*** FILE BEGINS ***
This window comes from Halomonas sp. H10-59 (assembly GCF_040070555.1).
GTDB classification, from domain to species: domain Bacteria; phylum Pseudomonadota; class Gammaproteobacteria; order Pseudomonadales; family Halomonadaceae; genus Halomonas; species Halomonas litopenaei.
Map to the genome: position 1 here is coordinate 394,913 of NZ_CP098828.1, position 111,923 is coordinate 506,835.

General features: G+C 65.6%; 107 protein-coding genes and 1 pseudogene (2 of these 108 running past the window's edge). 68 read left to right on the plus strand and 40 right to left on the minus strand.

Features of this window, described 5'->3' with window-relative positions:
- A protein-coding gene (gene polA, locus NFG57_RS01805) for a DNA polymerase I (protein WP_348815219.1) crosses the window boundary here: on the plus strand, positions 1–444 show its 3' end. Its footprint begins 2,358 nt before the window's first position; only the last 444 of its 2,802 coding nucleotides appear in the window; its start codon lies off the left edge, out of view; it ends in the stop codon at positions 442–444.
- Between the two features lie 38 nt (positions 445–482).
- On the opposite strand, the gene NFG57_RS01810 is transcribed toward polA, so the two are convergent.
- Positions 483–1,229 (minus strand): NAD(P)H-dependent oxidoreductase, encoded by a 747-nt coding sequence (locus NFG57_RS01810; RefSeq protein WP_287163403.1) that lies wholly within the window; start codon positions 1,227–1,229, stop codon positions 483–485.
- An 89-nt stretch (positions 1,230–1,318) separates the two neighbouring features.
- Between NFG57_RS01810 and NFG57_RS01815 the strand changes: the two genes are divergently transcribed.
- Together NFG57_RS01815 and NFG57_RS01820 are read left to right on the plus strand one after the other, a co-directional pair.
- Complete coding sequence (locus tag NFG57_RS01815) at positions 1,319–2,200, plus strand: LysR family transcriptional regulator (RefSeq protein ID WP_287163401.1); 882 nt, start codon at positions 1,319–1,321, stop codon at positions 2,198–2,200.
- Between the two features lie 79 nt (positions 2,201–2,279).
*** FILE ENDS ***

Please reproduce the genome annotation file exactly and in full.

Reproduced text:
This window comes from Halomonas sp. H10-59 (assembly GCF_040070555.1).
GTDB classification, from domain to species: domain Bacteria; phylum Pseudomonadota; class Gammaproteobacteria; order Pseudomonadales; family Halomonadaceae; genus Halomonas; species Halomonas litopenaei.
Map to the genome: position 1 here is coordinate 394,913 of NZ_CP098828.1, position 111,923 is coordinate 506,835.

General features: G+C 65.6%; 107 protein-coding genes and 1 pseudogene (2 of these 108 running past the window's edge). 68 read left to right on the plus strand and 40 right to left on the minus strand.

Features of this window, described 5'->3' with window-relative positions:
- A protein-coding gene (gene polA, locus NFG57_RS01805) for a DNA polymerase I (protein WP_348815219.1) crosses the window boundary here: on the plus strand, positions 1–444 show its 3' end. Its footprint begins 2,358 nt before the window's first position; only the last 444 of its 2,802 coding nucleotides appear in the window; its start codon lies off the left edge, out of view; it ends in the stop codon at positions 442–444.
- Between the two features lie 38 nt (positions 445–482).
- On the opposite strand, the gene NFG57_RS01810 is transcribed toward polA, so the two are convergent.
- Positions 483–1,229 (minus strand): NAD(P)H-dependent oxidoreductase, encoded by a 747-nt coding sequence (locus NFG57_RS01810; RefSeq protein WP_287163403.1) that lies wholly within the window; start codon positions 1,227–1,229, stop codon positions 483–485.
- An 89-nt stretch (positions 1,230–1,318) separates the two neighbouring features.
- Between NFG57_RS01810 and NFG57_RS01815 the strand changes: the two genes are divergently transcribed.
- Together NFG57_RS01815 and NFG57_RS01820 are read left to right on the plus strand one after the other, a co-directional pair.
- Complete coding sequence (locus tag NFG57_RS01815) at positions 1,319–2,200, plus strand: LysR family transcriptional regulator (RefSeq protein ID WP_287163401.1); 882 nt, start codon at positions 1,319–1,321, stop codon at positions 2,198–2,200.
- Between the two features lie 79 nt (positions 2,201–2,279).